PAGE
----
Shirley Jackson. She was my debate teacher. Debate, for some reason, was part of the regular curriculum in 7th grade. After class, a group of us sat in a circle on worn-down student desks that were all a slightly different shape. The wooden tops creaked open to reveal old gum and carved graffiti. I eat L snack. Save me Van Halen. Shirley was an imposing and well-dressed black woman. She sat up on her teacher’s desk and proclaimed truths. She had serious insight into who we were as people at age twelve.
I think she told one kid that he was in tune with his body. He was an over-sexed redhead boy who wore sweatpants to bio so that we could always see his erections during lab period. But maybe I’m making that up.
I remember what she said to me: “You’re always going to speak your mind. Say what you think. For better or for worse.”
I had just transferred in from another private junior high school. My parents had pulled me out mid-year even though I had been in love, truly in love, with my 7th grade boyfriend and hadn’t wanted to transfer. I didn’t want to learn a new school, start over. But the math teacher at the old school came to class drunk, and I had told my parents about it. He stumbled in every day, sprayed cinnamon Binaca breath-spray in his mouth and put calculus on the board. We were supposed to be learning algebra. He would scrawl out derivatives, spray the Binaca, and then yell at us, “This is Mickey Mouse stuff! Why don’t you understand?!”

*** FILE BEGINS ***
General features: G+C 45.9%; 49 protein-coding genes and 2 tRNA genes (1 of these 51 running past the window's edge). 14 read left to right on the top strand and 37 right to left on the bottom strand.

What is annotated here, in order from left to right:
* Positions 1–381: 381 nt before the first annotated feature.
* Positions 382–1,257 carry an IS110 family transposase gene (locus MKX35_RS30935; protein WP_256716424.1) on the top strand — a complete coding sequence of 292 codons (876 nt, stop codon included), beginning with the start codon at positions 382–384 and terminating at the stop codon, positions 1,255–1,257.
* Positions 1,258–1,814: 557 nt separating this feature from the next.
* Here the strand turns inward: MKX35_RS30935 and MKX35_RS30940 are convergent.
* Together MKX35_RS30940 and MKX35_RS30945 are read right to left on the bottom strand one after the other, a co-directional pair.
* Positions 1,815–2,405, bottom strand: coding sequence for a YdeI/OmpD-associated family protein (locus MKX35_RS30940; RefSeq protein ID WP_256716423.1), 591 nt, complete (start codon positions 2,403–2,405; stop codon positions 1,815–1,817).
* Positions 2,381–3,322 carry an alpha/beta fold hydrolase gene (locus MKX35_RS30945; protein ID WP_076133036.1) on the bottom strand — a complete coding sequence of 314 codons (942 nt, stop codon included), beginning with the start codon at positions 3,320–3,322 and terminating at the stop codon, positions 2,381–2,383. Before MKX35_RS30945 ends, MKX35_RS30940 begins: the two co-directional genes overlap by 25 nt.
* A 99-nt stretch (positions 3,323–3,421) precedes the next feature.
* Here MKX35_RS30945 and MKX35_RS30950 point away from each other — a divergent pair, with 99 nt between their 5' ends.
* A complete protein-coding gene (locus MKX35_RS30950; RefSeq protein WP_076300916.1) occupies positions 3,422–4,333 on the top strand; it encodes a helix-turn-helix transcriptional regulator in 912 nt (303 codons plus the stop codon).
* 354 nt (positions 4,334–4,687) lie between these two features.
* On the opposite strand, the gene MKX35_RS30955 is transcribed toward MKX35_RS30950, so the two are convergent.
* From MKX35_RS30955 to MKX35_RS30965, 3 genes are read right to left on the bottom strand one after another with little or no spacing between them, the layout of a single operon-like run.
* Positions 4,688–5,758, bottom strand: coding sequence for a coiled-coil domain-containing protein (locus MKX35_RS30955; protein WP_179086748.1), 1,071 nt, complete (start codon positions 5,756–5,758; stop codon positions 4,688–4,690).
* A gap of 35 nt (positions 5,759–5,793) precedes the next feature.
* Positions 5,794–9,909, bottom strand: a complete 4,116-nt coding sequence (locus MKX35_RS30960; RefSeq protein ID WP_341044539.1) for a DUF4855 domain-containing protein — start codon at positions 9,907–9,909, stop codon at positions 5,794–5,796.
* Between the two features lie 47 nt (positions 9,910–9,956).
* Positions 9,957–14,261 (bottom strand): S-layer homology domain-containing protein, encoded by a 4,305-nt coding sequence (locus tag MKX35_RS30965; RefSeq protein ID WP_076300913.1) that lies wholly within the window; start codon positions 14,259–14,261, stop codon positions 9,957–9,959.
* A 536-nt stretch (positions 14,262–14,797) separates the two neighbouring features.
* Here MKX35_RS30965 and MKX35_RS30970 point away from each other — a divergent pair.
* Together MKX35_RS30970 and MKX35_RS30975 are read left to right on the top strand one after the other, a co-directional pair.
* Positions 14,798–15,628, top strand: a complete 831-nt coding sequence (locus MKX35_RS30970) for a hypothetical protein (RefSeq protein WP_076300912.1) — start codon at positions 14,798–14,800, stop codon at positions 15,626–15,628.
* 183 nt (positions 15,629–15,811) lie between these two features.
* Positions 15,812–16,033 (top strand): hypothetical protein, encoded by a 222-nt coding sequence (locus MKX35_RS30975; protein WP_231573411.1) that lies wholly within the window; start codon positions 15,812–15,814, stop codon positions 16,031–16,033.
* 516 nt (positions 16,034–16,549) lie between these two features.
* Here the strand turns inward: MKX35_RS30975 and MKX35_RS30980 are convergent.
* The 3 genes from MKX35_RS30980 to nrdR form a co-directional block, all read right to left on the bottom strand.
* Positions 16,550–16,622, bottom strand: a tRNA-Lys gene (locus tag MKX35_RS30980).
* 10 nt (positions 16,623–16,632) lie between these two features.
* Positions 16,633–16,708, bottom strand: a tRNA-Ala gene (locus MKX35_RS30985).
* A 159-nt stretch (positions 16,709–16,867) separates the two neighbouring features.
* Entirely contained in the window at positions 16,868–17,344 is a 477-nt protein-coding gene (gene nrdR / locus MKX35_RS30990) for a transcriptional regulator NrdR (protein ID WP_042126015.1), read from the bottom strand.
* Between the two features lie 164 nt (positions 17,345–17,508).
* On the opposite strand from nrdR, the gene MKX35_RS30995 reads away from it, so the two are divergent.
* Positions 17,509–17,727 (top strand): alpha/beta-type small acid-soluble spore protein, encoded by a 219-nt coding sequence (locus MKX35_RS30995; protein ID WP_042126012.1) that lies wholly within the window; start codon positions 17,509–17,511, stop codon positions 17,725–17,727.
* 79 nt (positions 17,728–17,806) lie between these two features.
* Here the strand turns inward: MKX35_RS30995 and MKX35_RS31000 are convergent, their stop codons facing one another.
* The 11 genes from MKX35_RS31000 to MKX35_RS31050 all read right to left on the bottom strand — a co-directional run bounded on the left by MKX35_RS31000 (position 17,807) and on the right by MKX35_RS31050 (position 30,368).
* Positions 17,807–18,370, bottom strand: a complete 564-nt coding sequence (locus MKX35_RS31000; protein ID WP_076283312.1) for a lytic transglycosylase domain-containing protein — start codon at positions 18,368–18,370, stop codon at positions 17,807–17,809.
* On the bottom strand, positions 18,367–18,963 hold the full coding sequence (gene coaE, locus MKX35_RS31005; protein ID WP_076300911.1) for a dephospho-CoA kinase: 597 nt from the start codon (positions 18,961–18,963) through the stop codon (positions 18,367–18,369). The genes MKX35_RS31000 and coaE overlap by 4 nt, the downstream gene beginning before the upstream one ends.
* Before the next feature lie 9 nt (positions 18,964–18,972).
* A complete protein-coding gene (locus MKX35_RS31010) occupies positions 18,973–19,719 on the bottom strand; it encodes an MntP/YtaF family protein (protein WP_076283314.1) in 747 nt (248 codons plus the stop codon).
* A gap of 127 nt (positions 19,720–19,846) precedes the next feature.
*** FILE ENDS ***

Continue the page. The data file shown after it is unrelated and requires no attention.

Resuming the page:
So my parents vetoed my social concerns and put me in the school with Shirley Jackson, where my best friend was a girl whose boyfriend was in jail, and her best friend was fourteen and had a baby daughter of her own and also happened to be the daughter of a celebrity, but where I had a very good math teacher.
When Shirley Jackson spoke to me about myself, I was horrified. I thought she was going to tell me something nice, like that I was a nice girl who said nice things. Did I really talk that much? The person she described sounded shameful and excessive. I had just started over, and I had already blown my shot at being the quiet and demure type. A few weeks in, and here was this teacher I very much liked and looked up to, saying: I see you, and you are loud.
Someday I will achieve my 7th grade goals. Someday I will burn off the need to speak up, the vexing animal spirit that makes me twitch until I raise my hand. Why am I still that girl? Someday I will be quiet and still, absolutely still, at the core of my being. I’ll be the girl that things happen to because she is pure. Because someday I will be dead.